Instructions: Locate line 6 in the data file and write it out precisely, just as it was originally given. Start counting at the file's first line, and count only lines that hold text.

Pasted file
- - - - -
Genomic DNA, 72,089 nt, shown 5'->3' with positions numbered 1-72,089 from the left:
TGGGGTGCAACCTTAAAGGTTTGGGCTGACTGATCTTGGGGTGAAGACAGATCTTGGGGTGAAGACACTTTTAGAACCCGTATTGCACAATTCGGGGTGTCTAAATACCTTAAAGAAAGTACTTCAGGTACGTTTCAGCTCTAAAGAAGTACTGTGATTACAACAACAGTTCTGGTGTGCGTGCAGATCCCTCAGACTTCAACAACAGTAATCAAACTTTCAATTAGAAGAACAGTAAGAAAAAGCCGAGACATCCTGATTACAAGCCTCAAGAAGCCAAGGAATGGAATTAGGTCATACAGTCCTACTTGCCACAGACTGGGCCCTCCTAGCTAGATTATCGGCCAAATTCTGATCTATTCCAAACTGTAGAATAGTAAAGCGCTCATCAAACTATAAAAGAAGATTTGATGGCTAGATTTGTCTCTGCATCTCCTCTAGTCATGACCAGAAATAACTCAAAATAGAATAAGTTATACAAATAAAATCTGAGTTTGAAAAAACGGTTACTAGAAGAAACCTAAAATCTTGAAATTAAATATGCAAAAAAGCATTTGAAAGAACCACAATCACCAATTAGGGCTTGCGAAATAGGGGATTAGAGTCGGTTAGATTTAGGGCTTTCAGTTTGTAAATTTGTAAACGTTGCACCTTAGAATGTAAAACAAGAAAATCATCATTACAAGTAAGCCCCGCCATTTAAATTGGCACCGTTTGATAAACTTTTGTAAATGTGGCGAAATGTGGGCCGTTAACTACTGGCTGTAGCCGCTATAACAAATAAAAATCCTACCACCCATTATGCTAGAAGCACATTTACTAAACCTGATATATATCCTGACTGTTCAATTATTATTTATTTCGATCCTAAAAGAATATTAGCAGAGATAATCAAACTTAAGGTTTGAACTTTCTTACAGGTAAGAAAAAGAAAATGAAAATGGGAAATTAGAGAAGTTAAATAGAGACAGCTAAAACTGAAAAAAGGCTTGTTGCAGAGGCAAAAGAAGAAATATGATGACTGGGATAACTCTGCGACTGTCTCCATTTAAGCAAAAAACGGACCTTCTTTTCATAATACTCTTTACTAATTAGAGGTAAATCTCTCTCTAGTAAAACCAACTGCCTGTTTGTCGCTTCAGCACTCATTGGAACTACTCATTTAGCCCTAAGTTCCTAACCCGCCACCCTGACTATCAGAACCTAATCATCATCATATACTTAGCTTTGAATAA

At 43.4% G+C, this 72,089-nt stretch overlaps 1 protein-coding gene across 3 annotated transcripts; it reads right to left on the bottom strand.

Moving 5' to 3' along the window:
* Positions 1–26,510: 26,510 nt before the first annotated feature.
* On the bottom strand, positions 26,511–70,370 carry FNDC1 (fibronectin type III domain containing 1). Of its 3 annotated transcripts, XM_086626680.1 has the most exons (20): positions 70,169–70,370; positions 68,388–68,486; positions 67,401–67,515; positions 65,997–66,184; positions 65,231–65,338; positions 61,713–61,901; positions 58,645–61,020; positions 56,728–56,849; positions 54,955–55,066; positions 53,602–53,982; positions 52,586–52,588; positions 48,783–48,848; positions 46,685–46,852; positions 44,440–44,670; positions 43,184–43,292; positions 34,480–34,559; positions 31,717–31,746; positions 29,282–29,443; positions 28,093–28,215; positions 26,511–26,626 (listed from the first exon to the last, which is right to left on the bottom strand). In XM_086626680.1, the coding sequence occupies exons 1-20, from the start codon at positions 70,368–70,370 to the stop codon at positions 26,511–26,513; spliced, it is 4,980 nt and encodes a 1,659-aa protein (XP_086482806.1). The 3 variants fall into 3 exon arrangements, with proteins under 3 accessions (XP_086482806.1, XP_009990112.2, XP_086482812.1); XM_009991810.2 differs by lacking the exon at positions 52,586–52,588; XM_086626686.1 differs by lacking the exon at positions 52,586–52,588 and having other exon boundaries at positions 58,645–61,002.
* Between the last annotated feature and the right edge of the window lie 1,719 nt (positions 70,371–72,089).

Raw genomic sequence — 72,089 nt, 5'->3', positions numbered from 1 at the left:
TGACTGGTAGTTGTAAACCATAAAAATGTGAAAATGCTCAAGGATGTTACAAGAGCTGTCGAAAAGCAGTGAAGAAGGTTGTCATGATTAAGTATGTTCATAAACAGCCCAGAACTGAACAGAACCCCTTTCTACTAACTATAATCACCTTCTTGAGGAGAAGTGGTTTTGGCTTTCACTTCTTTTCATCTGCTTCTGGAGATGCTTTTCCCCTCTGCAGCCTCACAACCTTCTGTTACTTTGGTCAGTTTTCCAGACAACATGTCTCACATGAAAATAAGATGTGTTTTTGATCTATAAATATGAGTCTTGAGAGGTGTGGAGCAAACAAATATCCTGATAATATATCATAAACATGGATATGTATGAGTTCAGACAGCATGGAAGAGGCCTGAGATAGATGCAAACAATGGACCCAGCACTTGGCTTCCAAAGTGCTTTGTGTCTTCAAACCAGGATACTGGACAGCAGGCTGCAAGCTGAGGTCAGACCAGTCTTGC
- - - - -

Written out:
* On the bottom strand, positions 26,511–70,370 carry FNDC1 (fibronectin type III domain containing 1). Of its 3 annotated transcripts, XM_086626680.1 has the most exons (20): positions 70,169–70,370; positions 68,388–68,486; positions 67,401–67,515; positions 65,997–66,184; positions 65,231–65,338; positions 61,713–61,901; positions 58,645–61,020; positions 56,728–56,849; positions 54,955–55,066; positions 53,602–53,982; positions 52,586–52,588; positions 48,783–48,848; positions 46,685–46,852; positions 44,440–44,670; positions 43,184–43,292; positions 34,480–34,559; positions 31,717–31,746; positions 29,282–29,443; positions 28,093–28,215; positions 26,511–26,626 (listed from the first exon to the last, which is right to left on the bottom strand). In XM_086626680.1, the coding sequence occupies exons 1-20, from the start codon at positions 70,368–70,370 to the stop codon at positions 26,511–26,513; spliced, it is 4,980 nt and encodes a 1,659-aa protein (XP_086482806.1). The 3 variants fall into 3 exon arrangements, with proteins under 3 accessions (XP_086482806.1, XP_009990112.2, XP_086482812.1); XM_009991810.2 differs by lacking the exon at positions 52,586–52,588; XM_086626686.1 differs by lacking the exon at positions 52,586–52,588 and having other exon boundaries at positions 58,645–61,002.